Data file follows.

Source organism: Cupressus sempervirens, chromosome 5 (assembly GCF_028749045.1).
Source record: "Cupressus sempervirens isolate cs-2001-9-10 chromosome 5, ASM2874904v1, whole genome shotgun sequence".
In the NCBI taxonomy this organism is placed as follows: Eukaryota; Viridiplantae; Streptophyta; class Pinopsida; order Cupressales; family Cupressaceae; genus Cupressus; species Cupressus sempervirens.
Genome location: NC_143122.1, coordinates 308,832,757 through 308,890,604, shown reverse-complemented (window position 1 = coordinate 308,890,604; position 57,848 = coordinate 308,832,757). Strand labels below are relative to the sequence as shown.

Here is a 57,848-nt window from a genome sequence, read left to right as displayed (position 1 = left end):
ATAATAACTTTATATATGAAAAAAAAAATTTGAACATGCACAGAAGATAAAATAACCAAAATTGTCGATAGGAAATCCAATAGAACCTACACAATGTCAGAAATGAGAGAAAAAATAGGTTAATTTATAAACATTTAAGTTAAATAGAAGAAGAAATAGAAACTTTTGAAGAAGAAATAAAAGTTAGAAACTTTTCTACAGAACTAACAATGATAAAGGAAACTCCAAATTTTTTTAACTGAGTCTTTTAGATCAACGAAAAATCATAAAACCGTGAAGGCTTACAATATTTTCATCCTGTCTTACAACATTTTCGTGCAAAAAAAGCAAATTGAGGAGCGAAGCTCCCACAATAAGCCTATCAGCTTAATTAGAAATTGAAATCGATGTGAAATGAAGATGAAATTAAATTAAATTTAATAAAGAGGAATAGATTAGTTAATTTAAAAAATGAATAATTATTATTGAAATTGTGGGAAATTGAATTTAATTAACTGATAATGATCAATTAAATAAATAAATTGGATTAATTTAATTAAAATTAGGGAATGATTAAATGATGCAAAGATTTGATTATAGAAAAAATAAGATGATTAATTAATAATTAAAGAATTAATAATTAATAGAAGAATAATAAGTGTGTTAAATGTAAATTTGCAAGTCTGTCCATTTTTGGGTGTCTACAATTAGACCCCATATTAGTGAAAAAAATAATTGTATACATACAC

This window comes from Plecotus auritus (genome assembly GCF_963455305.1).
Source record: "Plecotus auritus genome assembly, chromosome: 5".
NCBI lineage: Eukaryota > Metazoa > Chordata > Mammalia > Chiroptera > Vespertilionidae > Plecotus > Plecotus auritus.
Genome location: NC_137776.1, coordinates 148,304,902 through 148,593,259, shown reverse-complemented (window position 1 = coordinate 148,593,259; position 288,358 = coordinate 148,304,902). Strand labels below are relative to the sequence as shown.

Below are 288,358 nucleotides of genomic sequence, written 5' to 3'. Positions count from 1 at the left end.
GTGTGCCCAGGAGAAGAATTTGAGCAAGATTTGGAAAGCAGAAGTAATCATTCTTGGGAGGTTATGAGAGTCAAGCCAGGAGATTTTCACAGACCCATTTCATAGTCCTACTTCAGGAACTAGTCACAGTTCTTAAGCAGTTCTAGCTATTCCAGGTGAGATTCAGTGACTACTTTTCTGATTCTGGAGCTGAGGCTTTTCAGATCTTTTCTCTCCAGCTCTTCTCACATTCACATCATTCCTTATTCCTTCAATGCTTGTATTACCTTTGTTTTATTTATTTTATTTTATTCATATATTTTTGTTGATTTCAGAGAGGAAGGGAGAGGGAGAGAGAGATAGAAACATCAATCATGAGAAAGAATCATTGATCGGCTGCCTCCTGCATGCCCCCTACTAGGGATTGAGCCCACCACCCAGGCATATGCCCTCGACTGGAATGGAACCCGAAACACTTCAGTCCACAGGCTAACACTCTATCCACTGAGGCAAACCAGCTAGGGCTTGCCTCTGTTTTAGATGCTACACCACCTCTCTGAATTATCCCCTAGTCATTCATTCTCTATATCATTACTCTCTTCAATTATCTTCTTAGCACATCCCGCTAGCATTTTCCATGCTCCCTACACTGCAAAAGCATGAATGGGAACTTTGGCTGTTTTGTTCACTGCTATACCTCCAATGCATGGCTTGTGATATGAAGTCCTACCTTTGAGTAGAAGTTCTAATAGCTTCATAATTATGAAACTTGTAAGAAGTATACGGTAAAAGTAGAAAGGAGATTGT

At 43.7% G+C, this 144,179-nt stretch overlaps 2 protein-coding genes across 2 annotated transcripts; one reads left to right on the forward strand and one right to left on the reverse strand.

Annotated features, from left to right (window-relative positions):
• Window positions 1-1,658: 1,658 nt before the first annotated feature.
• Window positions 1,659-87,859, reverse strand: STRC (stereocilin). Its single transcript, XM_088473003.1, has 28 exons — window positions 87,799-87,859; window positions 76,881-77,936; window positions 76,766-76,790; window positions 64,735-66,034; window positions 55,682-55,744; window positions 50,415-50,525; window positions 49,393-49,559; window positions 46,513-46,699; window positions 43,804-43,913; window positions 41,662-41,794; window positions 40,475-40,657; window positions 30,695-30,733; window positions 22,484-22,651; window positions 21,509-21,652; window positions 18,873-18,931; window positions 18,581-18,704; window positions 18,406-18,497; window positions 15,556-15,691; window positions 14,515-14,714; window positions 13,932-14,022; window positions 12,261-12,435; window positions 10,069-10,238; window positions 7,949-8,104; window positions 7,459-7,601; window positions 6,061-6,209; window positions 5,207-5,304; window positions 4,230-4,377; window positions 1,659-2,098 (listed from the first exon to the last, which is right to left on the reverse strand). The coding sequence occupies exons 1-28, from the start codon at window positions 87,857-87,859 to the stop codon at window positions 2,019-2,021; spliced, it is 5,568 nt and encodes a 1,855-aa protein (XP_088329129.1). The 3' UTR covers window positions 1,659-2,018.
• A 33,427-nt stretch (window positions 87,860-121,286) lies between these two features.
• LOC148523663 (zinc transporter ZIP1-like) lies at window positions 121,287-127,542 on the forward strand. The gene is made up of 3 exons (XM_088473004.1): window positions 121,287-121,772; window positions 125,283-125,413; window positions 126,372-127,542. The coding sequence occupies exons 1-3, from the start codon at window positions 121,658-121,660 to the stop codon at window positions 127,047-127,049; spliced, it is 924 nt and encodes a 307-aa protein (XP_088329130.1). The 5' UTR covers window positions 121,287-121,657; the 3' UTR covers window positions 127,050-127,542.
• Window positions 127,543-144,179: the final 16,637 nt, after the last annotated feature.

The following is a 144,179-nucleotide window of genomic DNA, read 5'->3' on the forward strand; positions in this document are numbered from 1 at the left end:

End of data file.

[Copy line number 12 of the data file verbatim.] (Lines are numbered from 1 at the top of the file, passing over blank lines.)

GTGTGCCCAGGAGAAGAATTTGAGCAAGATTTGGAAAGCAGAAGTAATCATTCTTGGGAGGTTATGAGAGTCAAGCCAGGAGATTTTCACAGACCCATTTCATAGTCCTACTTCAGGAACTAGTCACAGTTCTTAAGCAGTTCTAGCTATTCCAGGTGAGATTCAGTGACTACTTTTCTGATTCTGGAGCTGAGGCTTTTCAGATCTTTTCTCTCCAGCTCTTCTCACATTCACATCATTCCTTATTCCTTCAATGCTTGTATTACCTTTGTTTTATTTATTTTATTTTATTCATATATTTTTGTTGATTTCAGAGAGGAAGGGAGAGGGAGAGAGAGATAGAAACATCAATCATGAGAAAGAATCATTGATCGGCTGCCTCCTGCATGCCCCCTACTAGGGATTGAGCCCACCACCCAGGCATATGCCCTCGACTGGAATGGAACCCGAAACACTTCAGTCCACAGGCTAACACTCTATCCACTGAGGCAAACCAGCTAGGGCTTGCCTCTGTTTTAGATGCTACACCACCTCTCTGAATTATCCCCTAGTCATTCATTCTCTATATCATTACTCTCTTCAATTATCTTCTTAGCACATCCCGCTAGCATTTTCCATGCTCCCTACACTGCAAAAGCATGAATGGGAACTTTGGCTGTTTTGTTCACTGCTATACCTCCAATGCATGGCTTGTGATATGAAGTCCTACCTTTGAGTAGAAGTTCTAATAGCTTCATAATTATGAAACTTGTAAGAAGTATACGGTAAAAGTAGAAAGGAGATTGT